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Why I Will Not Accept Rights-Based Justifications For Liberty

It is not necessary to claim that everyone has the "rights" for liberty to be achieved. It is actually counter productive since the arguments cannot be maintained under scrutiny. When put to the proof, rights turn out to have little or no actual meaning and have no binding force on others except insofar as they are rhetorically powerful. To the extent it is used as symbol and rhetoric, I support the rights language, but never in an intellectual discussion.

To say someone has the right to self defense, for example, is almost a meaningless truism with no moral content. To say its a right, what does that even mean? If they are unable to do so, their right means nothing. If they are able to do so, their right means nothing. To say its a right is just a meaningless, private opinion on the morality of the act.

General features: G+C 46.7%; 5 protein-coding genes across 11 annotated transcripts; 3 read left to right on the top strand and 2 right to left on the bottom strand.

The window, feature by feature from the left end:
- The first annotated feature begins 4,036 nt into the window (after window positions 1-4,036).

I would say, everyone has the ability to try to act in self defense, and it usually is in their interests; they have the free will to make a decision to resist slavery at risk to their own persons if they so choose. It may be in their best interests, and so, morally right from their perspective.